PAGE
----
Quest Diagnostics this week filed an objection to a motion filed by Correlogic Systems as part of its Chapter 11 bankruptcy filing that would allow it to reject licensing agreements between the two companies for Correlogic's protein biomarker-based ovarian cancer test OvaCheck.
In its objection, Quest asserted that it retained rights to OvaCheck even though the diagnostic has morphed from a mass spectrometry-based test to an immunoassay since the signing of the licensing agreements, and that Correlogic's claim it was rejecting the agreements out of "sound business judgment" was unfounded.
Quest cited Section 2.4 of the licensing agreement the two parties signed on Oct. 31, 2001, which it said "provides that any additional technology (as defined in the license and development agreement) created, owned, licensed, controlled, or otherwise possessed by debtor which provides additional utility relative to ovarian cancer testing shall become licensed technology."
It also said that, rather than being an impediment to obtaining investment as Correlogic has claimed, the company's relationship with Quest "gives the debtor or any purchaser of the licensed technology ready access to the marketplace, a fact that can be expected to be attractive to any prospective investor or purchaser."
Since signing their agreement, Quest has paid Correlogic $8.2 million – a factor it suggested would make rejection of the agreement "inequitable." Of this $8.2 million, however, only $1.2 million was for the licensing and development of OvaCheck. The remaining $7 million purchased a 16.9 percent equity stake in the company.
Quest's objection comes a day after Correlogic filed a response to Laboratory Corporation of America's Aug. 4 objection, which similarly countered Correlogic's motion to reject licensing agreements related to the OvaCheck test (PM 08/06/10).
In its response to LabCorp, Correlogic sought to demonstrate that the OvaCheck licensing agreements between it and the two partner companies covered only the mass spec-based test and not the subsequently developed immunoassay version.
Citing Article 1 of the licensing agreement, it said that "licensed technology relates only to the mass spectrometer test and the software necessary to perform the test and is defined… to include seven components, each of which incorporates one or more defined terms. Each of those defined terms explicitly defines and determines the intellectual property rights at issue in the license agreement and limits those rights to the mass spectrometry assay."
Chief among the defined terms Correlogic cited as limiting the licensing agreement to the mass spectrometry version of OvaCheck was "ProteomeDX", which the company said is software "designed specifically to analyze mass spectral data."
Correlogic also addressed LabCorp's assertion – echoed in the Quest objection – that it had "brought forth no facts to support" its claim that the agreement "is inhibiting its ability to obtain investment," saying that it "has met with numerous potential investors, other potential strategic partners and potential acquirers" and that "with virtually each potential partner, the 'issue' of the license agreement has been raised as a concern."
Additionally, the company challenged LabCorp's claim that, even were the agreements thrown out, it would still retain rights to OvaCheck under section 365(n) of the bankruptcy code, which, LabCorp noted in its objection, is meant to "protect businesses from the disruption that arises when an intellectual property licensor files a bankruptcy petition and seeks to reject the license agreement."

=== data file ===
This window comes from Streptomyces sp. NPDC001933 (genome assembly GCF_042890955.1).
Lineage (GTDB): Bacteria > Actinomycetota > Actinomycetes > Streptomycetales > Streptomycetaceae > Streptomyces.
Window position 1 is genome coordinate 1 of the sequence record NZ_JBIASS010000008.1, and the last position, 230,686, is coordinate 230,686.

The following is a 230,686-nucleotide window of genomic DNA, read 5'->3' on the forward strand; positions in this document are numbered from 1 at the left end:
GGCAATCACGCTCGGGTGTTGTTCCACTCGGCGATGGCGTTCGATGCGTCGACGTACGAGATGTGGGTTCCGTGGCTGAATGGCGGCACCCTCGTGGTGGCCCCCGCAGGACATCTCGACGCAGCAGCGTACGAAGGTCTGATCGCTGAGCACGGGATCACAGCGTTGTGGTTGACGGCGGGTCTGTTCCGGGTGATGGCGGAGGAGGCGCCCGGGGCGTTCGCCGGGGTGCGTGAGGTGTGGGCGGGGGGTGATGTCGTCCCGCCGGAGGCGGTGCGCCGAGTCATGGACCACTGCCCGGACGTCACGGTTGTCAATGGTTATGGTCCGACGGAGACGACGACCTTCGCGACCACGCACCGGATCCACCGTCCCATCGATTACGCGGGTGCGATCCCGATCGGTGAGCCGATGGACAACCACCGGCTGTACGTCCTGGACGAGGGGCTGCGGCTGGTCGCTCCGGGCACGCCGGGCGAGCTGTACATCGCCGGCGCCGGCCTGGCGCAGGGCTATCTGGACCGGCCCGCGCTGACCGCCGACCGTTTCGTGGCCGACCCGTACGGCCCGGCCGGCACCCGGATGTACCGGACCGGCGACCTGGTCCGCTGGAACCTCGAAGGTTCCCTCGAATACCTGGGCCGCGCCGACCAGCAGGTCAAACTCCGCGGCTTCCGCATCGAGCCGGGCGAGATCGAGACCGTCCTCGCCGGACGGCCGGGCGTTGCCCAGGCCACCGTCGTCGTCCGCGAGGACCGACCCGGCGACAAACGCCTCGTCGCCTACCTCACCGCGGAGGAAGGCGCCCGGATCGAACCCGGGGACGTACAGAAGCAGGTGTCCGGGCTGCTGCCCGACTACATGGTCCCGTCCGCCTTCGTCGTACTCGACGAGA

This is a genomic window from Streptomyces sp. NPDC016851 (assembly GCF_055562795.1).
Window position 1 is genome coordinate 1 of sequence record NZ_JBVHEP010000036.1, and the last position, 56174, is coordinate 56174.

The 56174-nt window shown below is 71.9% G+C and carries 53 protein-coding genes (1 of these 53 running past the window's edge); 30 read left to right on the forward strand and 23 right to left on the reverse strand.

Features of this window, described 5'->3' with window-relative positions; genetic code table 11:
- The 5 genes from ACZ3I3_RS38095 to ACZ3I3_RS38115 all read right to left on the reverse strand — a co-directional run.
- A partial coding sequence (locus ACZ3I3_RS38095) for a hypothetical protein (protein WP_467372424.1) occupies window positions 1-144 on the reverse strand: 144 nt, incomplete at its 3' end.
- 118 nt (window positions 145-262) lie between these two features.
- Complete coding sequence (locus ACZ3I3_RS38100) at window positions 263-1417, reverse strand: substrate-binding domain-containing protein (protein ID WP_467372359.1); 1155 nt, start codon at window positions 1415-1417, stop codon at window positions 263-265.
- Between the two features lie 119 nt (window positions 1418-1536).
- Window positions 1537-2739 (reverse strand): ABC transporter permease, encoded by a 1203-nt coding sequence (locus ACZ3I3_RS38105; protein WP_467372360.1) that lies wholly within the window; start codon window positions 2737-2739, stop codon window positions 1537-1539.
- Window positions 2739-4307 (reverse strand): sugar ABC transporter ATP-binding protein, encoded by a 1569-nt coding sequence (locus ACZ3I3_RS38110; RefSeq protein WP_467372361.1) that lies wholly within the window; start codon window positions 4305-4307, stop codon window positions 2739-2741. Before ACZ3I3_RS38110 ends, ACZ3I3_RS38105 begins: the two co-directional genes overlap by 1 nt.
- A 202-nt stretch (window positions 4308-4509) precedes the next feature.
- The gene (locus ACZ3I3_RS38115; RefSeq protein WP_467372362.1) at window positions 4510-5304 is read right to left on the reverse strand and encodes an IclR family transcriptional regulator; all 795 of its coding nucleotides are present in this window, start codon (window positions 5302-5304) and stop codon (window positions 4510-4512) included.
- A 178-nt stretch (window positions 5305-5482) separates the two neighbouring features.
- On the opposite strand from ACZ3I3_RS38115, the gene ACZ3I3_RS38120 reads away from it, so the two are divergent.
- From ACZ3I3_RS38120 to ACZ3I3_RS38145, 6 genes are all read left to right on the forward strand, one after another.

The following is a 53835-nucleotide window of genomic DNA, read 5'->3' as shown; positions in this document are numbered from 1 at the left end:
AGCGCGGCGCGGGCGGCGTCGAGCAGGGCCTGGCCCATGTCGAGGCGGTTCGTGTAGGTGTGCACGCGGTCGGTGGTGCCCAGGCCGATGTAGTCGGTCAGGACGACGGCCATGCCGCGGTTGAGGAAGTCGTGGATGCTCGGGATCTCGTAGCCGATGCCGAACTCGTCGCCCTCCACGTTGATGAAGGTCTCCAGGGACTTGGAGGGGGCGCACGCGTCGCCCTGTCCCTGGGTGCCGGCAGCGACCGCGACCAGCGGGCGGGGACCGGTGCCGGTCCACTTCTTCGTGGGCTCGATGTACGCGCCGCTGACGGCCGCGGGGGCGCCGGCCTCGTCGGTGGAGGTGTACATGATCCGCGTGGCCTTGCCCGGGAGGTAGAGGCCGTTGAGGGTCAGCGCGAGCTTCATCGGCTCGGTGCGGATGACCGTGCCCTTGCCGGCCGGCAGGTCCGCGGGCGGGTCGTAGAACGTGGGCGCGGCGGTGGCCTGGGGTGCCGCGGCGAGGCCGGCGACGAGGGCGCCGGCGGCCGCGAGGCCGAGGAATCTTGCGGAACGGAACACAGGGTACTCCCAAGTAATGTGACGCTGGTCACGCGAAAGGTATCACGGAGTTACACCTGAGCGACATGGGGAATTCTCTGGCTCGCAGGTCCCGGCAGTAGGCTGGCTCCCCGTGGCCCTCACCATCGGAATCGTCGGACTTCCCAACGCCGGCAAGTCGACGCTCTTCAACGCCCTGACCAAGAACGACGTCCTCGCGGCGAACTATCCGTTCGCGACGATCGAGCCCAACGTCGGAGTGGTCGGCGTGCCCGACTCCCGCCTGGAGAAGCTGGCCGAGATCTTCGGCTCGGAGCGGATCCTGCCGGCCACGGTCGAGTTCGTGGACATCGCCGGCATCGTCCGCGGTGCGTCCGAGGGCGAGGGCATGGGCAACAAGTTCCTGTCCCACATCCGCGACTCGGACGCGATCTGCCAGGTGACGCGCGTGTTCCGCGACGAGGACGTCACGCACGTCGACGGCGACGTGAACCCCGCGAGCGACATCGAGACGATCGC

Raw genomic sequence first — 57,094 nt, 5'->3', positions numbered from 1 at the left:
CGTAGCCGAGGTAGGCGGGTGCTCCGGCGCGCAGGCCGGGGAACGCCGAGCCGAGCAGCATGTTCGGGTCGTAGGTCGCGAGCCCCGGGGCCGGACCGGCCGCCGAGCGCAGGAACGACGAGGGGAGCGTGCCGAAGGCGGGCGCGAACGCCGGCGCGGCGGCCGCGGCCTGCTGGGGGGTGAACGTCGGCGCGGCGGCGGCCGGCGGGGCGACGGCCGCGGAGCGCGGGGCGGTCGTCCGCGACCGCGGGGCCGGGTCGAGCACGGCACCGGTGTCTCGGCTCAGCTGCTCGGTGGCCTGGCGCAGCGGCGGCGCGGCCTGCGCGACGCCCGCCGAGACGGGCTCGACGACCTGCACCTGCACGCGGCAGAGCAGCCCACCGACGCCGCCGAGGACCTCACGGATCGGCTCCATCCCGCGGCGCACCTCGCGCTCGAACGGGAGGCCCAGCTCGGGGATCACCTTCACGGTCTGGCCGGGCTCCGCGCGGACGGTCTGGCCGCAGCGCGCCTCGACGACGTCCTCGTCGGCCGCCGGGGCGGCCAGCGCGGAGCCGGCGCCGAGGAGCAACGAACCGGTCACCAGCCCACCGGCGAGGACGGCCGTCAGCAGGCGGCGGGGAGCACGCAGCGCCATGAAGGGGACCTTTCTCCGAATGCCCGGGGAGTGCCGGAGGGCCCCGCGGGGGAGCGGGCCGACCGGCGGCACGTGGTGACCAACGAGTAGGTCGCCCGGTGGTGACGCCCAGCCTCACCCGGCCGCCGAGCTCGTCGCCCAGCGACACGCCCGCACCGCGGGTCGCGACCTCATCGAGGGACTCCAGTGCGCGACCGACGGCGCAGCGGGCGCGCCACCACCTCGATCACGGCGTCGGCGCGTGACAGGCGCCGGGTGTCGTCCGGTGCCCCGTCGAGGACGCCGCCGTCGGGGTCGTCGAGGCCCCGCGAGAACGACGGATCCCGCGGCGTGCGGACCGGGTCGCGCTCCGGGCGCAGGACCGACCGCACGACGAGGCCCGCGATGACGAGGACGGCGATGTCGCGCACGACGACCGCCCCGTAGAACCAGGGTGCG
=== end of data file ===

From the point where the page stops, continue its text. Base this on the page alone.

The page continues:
Because LabCorp "has not, and is not currently using any of the licensed technology or any of the intellectual property rights" related to the immunoassay-based OvaCheck test "there is no disruption to its business from rejection," Correlogic said.
"The threshold question really is – can we reject the contract or not," Correlogic CEO Peter Levine told ProteoMonitor. He acknowledged, however, that even if the court rules that Correlogic can reject the licensing agreements, it would still likely need to determine Quest's and LabCorp's rights to OvaCheck under section 365(n).
"That's where it gets a little bit grayer," he said. "Then it would have to get into the issue of interpreting what the scope of the original license was. As we said in our response, if [Quest and LabCorp] want to go to market with a mass spec-based ovarian cancer assay, we don't disagree that that's the scope of the original license and 365(n) would allow them to do that. Where we do disagree is whether or not the original agreement covers mulitplex immunoassay."
Quest did not respond to requests for comment.
Correlogic three years ago moved OvaCheck from a mass spectrometry platform to a Luminex bead-based multiplex immunoassay format in hopes of getting faster US Food and Drug Administration clearance. The test has existed in a state of regulatory limbo since 2004 when the FDA informed Correlogic it might have purview over the test.
In December 2008, Correlogic filed a 510(k) application with the agency, but was told by FDA that the patient population for the test was not satisfactory. Currently the company is undertaking the "second arm" of the trial, which involves patient populations being treated by non-specialists. On July 30, it filed a patent for additional protein biomarkers to be used as part of OvaCheck, and depending on the progression of the ongoing trial, the company may use these biomarkers to expand or alter the test's current eight-protein panel, Levine said.
Correlogic filed for bankruptcy on July 16. A hearing to consider the company's motion and LabCorp's and Quest's objections is scheduled for Oct. 27 in US Bankruptcy Court in the District of Maryland.